“The new psychological understanding of psychosis”
by Professor Dr. Richard Bentall,
Institute of Psychology, Health & Society, University of Liverpool, United Kingdom
Psychotic disorders are characterised by hallucinations, delusions and related phenomena, with patients typically receiving diagnoses of schizophrenia, schizoaffective disorder or bipolar disorder. Throughout most of the history of psychiatry, these disorders have been seen as genetically-determined brain diseases. However, this approach has not produced breakthroughs in treatment or benefits to patients. Findings in the last twenty years have challenged many of the assumptions of the standard psychiatric model and have led to a new psychological conception of severe mental illness.
It is now recognised that psychotic experiences occur much more commonly in the community than previously thought, supporting the idea of a continuum between psychosis and normal functioning. It has also become recognised that diagnoses such as schizophrenia and bipolar disorder are unlikely to be discrete, separable conditions. The inherited risk of psychotic disorders is less than previously supposed, does not recognise diagnostic boundaries (psychiatric disorders do not ‘breed true’ in families) and, at the molecular level, is massively polygenic (many genes, each with a small effect). By contrast, recent evidence points to the role of many social risk factors including economic disadvantage in childhood, childhood trauma, exposure to urban environments, migration and victimization in adulthood. Some of these effects are, to a degree, symptom-specific. For example, childhood sexual abuse seems to be particularly toxic for hallucinations.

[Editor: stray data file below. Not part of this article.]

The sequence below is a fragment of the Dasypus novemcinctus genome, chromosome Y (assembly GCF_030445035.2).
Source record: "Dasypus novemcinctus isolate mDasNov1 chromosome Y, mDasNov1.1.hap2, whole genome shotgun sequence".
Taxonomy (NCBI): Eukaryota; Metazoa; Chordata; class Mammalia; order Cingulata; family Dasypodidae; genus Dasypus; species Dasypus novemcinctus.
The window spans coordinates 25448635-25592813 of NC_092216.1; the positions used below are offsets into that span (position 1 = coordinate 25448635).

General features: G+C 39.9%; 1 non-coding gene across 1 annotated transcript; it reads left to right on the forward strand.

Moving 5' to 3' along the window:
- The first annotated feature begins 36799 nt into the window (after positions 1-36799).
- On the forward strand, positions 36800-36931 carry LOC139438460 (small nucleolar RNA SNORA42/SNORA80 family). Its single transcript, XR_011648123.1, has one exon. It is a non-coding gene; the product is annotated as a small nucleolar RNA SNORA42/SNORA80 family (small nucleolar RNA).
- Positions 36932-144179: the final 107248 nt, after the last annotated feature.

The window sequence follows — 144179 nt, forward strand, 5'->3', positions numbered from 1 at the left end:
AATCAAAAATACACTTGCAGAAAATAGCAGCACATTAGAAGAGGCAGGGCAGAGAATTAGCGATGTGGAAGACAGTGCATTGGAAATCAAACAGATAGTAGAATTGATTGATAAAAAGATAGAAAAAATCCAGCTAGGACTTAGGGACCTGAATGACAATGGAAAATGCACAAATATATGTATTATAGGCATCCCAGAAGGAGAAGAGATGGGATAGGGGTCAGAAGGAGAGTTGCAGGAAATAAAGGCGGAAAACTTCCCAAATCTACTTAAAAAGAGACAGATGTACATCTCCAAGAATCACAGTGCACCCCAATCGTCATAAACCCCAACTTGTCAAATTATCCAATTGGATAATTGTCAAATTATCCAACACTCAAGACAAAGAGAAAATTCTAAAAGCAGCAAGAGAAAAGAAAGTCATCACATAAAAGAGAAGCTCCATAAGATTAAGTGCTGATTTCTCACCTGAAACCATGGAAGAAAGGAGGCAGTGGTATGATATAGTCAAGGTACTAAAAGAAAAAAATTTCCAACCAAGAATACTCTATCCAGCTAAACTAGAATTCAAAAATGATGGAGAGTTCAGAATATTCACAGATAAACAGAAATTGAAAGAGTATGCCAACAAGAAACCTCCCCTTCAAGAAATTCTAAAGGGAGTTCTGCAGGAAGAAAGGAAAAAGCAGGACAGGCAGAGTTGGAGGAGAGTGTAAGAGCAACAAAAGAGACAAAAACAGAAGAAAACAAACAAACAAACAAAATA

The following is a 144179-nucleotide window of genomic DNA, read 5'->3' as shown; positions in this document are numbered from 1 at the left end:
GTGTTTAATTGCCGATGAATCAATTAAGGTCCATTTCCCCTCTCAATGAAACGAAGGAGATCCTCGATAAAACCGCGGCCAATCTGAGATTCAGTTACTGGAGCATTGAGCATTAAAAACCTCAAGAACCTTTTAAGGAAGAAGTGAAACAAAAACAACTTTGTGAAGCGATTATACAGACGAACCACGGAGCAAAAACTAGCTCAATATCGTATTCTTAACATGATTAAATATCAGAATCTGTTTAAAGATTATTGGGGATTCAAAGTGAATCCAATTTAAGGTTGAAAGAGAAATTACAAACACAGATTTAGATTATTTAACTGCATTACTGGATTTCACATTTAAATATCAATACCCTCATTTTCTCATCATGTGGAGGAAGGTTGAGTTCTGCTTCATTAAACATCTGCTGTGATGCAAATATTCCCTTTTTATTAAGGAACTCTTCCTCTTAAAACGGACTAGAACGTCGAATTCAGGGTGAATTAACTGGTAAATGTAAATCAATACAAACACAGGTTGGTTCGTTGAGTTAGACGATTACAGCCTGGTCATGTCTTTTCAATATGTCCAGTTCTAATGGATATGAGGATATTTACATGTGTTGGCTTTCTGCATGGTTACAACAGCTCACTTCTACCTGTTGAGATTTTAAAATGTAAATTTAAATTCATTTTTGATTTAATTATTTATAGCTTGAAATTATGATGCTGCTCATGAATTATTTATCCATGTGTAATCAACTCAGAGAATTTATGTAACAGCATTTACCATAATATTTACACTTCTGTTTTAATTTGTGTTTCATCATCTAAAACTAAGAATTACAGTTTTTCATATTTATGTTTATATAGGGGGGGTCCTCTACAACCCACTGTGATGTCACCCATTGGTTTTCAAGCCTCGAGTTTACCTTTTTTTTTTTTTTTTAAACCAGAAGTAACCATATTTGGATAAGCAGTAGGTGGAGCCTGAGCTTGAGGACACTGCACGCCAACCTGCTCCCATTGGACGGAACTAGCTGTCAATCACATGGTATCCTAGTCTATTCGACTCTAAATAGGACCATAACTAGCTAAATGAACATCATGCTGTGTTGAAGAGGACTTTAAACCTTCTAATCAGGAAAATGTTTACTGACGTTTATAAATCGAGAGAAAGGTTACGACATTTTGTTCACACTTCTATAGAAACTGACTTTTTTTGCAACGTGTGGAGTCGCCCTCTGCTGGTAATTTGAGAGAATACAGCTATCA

These findings point to a new conception of psychosis, in which particular types of adverse events affect particular cognitive and affective processes, leading to specific symptoms. Symptoms co-occur, leading to syndromes, not because they are the result of common biological causes, but because each symptom of psychosis can play a causal role in provoking other symptoms. By targeting the underlying psychological processes, new approaches to treatment become possible.
Richard Bentall is Professor of Clinical Psychology at Liverpool University and has previously held chairs at Manchester University and Bangor University. He graduated with a BSc and then a PhD in experimental psychology at the University College of North Wales (now Bangor University) and then completed his clinical training at Liverpool University. He also holds an MA in philosophy applied to health care awarded by University College Swansea (now Swansea University). His research interests have mainly focused on psychosis. He has studied the cognitive and emotional mechanisms involved in psychotic symptoms such as hallucinations, paranoid delusions and manic states, using methods ranging from psychological experiments, and experience sampling to functional magnetic resonance imaging. Most recently, his research has focused on why social risk factors (for example childhood adversities such as poverty, abuse, and bullying) provoke the cognitive and emotional changes that lead to these symptoms. In collaboration with colleagues at Manchester and elsewhere he has also conducted large scale randomized controlled trials of psychological interventions for people diagnosed with schizophrenia, bipolar disorder and prodromal psychosis. He has published over 200 peer-review papers and a number of books including Madness explained: Psychosis and human nature (Penguin, 2003) and Doctoring the mind: Why psychiatric treatments fail (Penguin, 2009).